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Journal Article

Effects of measurement uncertainties of meteorological data on estimates of site water balance components


Renner,  Maik
Research Group Biospheric Theory and Modelling, Dr. A. Kleidon, Max Planck Institute for Biogeochemistry, Max Planck Society;

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Spank, U., Schwaerzel, K., Renner, M., Moderow, U., & Bernhofer, C. (2013). Effects of measurement uncertainties of meteorological data on estimates of site water balance components. Journal of Hydrology, 492, 176-189. doi:10.1016/j.jhydrol.2013.03.047.

Cite as: https://hdl.handle.net/11858/00-001M-0000-0014-324C-7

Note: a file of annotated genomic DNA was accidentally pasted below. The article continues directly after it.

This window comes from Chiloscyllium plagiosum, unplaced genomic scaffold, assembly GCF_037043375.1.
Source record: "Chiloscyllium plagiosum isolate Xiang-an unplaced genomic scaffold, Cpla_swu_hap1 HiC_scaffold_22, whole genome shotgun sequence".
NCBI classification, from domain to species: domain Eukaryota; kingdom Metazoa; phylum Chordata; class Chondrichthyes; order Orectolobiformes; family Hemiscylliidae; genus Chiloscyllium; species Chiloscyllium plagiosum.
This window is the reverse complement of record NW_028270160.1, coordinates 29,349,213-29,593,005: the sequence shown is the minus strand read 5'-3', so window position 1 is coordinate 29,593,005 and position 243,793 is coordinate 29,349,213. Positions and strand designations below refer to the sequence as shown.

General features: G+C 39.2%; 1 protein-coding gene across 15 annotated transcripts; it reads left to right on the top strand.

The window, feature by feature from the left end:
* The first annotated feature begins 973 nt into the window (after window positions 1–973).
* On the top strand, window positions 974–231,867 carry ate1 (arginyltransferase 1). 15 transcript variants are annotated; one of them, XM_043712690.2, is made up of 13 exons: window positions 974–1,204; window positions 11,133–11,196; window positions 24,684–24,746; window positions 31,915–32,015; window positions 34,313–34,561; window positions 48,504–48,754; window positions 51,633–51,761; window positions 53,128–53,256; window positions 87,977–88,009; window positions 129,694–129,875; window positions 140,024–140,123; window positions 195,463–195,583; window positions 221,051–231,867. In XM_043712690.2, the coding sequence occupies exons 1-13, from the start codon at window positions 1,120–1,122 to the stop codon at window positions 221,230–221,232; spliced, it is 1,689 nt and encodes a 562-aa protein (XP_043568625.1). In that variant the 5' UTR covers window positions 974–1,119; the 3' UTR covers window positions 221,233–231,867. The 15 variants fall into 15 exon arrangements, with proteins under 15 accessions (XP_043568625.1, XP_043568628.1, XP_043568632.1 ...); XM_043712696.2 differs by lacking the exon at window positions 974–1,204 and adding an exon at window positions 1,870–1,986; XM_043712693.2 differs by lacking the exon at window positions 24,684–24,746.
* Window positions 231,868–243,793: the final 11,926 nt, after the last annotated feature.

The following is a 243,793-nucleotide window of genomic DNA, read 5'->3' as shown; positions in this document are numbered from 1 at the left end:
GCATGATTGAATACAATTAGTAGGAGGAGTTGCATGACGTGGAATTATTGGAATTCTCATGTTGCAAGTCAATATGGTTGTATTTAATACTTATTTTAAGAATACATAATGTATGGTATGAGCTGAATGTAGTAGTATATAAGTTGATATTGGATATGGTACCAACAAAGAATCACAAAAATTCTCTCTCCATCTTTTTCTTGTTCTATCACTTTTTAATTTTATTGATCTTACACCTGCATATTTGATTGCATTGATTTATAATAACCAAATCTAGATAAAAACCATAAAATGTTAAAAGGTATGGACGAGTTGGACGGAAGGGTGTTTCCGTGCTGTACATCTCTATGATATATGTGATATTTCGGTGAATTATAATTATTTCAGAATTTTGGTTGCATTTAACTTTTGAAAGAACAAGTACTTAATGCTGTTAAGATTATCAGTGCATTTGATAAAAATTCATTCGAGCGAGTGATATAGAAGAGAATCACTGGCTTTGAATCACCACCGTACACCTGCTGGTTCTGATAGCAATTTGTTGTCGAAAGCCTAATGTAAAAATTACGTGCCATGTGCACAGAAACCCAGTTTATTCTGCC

Numerical water balance models are widely used in ecological and hydro sciences. However, their application is related to specific problems and uncertainties. The reliability of model prediction depends on (i) model concept, (ii) parameters, (iii) uncertainty of input data, and (iv) uncertainty of reference data. How model concept (i) and parameters (ii) effect the model’s performance is an often treated problem. However, the effects of (iii) and (iv) are typically ignored or only barely treated in context of regionalisation and generalisation. In this study, the actual measurement uncertainties of input and reference data are the main focus. Furthermore, the evaluation of model results is analysed with regard to uncertainties of reference data. A special feature is the use of evapotranspiration (measured via the eddy covariance) instead of runoff for evaluation of simulation results. It is shown that seemingly small uncertainties of measurements can create significant uncertainties in simulation results depending on the temporal scale of investigation. As an example, the uncertainty of measurements of daily global radiation sum up to an uncertainty of 250 MJ (equivalent to 100 mm) on an annual scale, which causes an uncertainty of 40 mm in simulated grass-reverence evapotranspiration. Summarised and generalised, the measurement uncertainties of all input data create an uncertainty on average of around 5% in the simulated annual evapotranspiration and of around 10% in the simulated annual seepage. However, the effects can be significantly higher in years with extreme events and can reach up to 15%. It is demonstrated that uncertainties of individual variables are not simply superposed but interact in a complex way. Thereby, it has become apparent that the effects of measurement uncertainties on model results are similar for complex and for simple models.